Digital Freemasonry

Dr Robert Lomas, Freemason, Writer, Physicist and Model Boat Builder. @Dr_Robert_Lomas

Freemasonry in the Digital Age

Posted by Robert Lomas on Sunday, 8th May, 2016.

Freemasonry has existed for over five hundred years making it the oldest spiritual self-help philosophy in the western world and over the centuries it has changed. When it began, back in the fifteenth century, most of its members, in common with the bulk of the population, were illiterate. But those early Freemasons recognised that certain symbols had a powerful impact on the way people behaved and could carry complex messages which transcended language. They began the tradition of studying the import of symbols and using symbols as a means of developing systematic thinking. Over the years this approach to studying the import of symbols inspired some Freemasons to develop powerful symbolic reasoning systems such as algebra. Others encouraged the application of the new symbolic reasoning to the study of the hidden mysteries of science and nature. The Royal Society grew out of this trend and the application of algebra to science, as developed by Bro John Wallis, has given us the wonderful benefits of science in the form of amazing new methods of communicating.

When Freemasonry began the only way to transfer information was to transmit it verbally or by drawing temporary symbols on the floor of the lodge. This tradition endues to this day in the form of our ritual working in the Temple and our use of tracing boards. But with the spread of public literacy, Freemasons appointed lodge secretaries and started to record minutes, written in books, and to published printed constitutions. Over time the Order adopted the use of printed ritual books as pioneered by A Lewis, and by the eighteenth century writers such as William Preston and Richard Carlile had published widely read accounts of the purpose and practices of the Order.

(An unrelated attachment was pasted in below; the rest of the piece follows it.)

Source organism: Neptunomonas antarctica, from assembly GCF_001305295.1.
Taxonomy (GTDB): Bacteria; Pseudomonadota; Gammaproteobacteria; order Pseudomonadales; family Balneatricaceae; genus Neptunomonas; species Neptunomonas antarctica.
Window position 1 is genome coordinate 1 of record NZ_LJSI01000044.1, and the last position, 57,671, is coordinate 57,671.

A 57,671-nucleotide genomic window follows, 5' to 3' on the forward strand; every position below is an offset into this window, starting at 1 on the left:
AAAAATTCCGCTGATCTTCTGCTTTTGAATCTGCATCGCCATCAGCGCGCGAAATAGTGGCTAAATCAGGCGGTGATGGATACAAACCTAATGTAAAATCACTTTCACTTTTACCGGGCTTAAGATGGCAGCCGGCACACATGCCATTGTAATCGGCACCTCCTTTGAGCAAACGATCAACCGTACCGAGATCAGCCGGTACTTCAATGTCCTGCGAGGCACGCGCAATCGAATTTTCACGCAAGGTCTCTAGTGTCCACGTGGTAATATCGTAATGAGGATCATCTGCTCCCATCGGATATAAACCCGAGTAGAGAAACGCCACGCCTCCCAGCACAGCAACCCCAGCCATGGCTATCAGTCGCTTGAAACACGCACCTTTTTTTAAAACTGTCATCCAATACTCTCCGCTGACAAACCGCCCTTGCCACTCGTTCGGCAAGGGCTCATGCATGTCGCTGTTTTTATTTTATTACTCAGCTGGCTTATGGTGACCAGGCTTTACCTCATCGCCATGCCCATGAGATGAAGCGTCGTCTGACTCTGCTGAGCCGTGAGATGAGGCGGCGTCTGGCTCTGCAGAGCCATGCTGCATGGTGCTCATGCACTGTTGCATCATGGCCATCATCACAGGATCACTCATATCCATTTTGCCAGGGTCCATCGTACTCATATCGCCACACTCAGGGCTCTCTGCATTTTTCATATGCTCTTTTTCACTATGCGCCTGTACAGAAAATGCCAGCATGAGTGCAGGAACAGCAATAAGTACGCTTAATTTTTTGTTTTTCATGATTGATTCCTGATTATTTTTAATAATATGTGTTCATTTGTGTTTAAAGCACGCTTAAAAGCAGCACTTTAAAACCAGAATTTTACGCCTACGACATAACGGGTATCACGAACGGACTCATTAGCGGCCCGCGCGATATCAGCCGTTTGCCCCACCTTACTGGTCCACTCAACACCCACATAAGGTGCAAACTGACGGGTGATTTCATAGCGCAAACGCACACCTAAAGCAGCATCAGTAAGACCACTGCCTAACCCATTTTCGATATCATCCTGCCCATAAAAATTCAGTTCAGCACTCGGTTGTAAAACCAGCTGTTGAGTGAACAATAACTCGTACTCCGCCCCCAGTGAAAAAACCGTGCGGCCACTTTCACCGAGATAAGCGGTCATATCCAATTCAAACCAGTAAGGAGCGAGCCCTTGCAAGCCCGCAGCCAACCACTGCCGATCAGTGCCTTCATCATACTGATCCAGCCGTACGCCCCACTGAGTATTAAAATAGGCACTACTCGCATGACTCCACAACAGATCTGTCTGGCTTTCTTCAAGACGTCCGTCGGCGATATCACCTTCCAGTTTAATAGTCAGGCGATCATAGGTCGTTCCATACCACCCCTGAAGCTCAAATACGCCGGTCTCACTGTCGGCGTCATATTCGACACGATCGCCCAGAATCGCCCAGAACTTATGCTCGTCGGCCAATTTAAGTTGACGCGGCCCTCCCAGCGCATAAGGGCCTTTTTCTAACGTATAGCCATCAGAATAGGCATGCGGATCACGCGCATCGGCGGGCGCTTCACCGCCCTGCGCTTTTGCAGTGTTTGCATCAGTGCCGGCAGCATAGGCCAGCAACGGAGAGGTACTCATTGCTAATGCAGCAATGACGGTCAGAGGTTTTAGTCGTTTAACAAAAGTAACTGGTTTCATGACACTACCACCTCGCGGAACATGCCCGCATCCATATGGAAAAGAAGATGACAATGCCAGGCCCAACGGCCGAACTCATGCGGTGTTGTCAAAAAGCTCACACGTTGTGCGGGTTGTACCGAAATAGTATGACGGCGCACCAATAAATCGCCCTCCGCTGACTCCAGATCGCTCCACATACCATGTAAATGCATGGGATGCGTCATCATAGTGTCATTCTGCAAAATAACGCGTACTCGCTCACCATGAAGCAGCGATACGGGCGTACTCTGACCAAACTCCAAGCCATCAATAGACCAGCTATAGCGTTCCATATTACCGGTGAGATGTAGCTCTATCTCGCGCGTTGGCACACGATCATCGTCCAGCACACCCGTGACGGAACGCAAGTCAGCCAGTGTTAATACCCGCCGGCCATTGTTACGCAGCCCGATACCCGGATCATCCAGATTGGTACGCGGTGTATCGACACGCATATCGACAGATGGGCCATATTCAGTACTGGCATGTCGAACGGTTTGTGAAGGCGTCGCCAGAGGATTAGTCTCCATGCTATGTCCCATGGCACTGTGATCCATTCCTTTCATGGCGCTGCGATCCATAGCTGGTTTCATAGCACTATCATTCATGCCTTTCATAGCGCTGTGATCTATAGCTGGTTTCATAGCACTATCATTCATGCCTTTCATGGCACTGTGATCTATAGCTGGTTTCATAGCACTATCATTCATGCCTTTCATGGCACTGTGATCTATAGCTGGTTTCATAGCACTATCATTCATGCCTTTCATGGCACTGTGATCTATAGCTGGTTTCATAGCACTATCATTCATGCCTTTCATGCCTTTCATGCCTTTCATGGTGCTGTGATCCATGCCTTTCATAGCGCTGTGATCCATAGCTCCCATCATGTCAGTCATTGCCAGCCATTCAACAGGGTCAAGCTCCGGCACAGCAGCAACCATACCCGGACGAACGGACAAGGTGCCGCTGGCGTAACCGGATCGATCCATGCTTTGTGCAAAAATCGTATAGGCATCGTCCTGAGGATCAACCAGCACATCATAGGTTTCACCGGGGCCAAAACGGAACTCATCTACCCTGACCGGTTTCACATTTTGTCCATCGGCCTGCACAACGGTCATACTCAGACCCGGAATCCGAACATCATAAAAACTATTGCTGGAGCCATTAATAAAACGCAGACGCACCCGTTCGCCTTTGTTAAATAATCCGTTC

The spread of literacy was absorbed into Freemasonry’s way of working and during the early twentieth century items such as summonses, minutes and accounts were posted out to Lodge members so they could keep in touch with their lodge brethren. Grand Lodges began to publish Books of Constitutions and Year Books, and Lodges produced printed books of by-laws. Freemasonry has moved a long way from its early verbal beginnings in the way it transmits its ancient wisdom. Slowly but surely it has adopted new methods of communicating its teachings to its apprentices, whilst remaining cautious about adopting new ways of sharing its message.

In the late fifteenth century the idea that lodges should keep written records of their proceedings was considered such an outrageous innovation it took two Royal Charters for William Schaw to establish it throughout Scottish Freemasonry. However, over the ensuing centuries Freemasonry Universal has become more comfortable with utilising the written word.

Towards the end of the twentieth century a new means of communication has appeared which in its own way is having as great an impact on the Craft as the introduction of written minutes did four hundred years ago, and printing did two hundred years since. I am of course referring to the Internet and the digital sharing of information.

It is the potential for rapid, wide-spread, dissemination of writing, images, audio and video which presents such a threat and an opportunity for the future of Freemasonry. The opportunity arises from the potential of keeping in touch with Masons on a 24/7 basis, not just when the lodge is open. And the threat comes from the potential misuse and exploitation of the material for inappropriate purposes. Freemasonry still has the power to attract new Candidates who seek to learn from its ancient practices, but they also bring with them an expectation that Freemasonry will engage with them in ways they have become used to for all the other organisations they interact with. That is the challenge for Freemasonry to take on the new working tools for building a digital edifice to house the next generation.

The working tools of the digital Freemason are the Website, The Social Media and the OpenLodge Intranet.

Each tool has a different purpose. The Website is used to provide public information to the whole world, The Social Media App is to engage both brethren and the general public in discussions about the modern applications of the ancient teachings of the Craft concerning Brotherly Love, Relief and Truth. The Openlodge Intranet is a brethren engagement tool for facilitating teaching, learning and social interaction between members and to simplify the problems of lodge management and keeping in contact with regular visitors.

Over the next few months I plan to investigate the use and development of each of these new working tools for the advancement of Freemasonry Universal.

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